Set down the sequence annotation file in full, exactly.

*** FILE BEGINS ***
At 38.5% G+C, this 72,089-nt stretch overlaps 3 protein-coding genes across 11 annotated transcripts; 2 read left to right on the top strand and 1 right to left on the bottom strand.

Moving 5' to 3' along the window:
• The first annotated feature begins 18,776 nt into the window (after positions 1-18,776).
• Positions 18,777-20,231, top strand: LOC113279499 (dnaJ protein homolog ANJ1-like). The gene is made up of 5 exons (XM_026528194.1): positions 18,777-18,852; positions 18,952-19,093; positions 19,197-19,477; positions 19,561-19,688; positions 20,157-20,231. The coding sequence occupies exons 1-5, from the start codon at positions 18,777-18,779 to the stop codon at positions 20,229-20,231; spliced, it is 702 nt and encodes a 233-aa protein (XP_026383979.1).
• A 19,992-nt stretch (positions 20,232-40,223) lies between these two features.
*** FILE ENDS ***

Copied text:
At 38.5% G+C, this 72,089-nt stretch overlaps 3 protein-coding genes across 11 annotated transcripts; 2 read left to right on the top strand and 1 right to left on the bottom strand.

Moving 5' to 3' along the window:
• The first annotated feature begins 18,776 nt into the window (after positions 1-18,776).
• Positions 18,777-20,231, top strand: LOC113279499 (dnaJ protein homolog ANJ1-like). The gene is made up of 5 exons (XM_026528194.1): positions 18,777-18,852; positions 18,952-19,093; positions 19,197-19,477; positions 19,561-19,688; positions 20,157-20,231. The coding sequence occupies exons 1-5, from the start codon at positions 18,777-18,779 to the stop codon at positions 20,229-20,231; spliced, it is 702 nt and encodes a 233-aa protein (XP_026383979.1).
• A 19,992-nt stretch (positions 20,232-40,223) lies between these two features.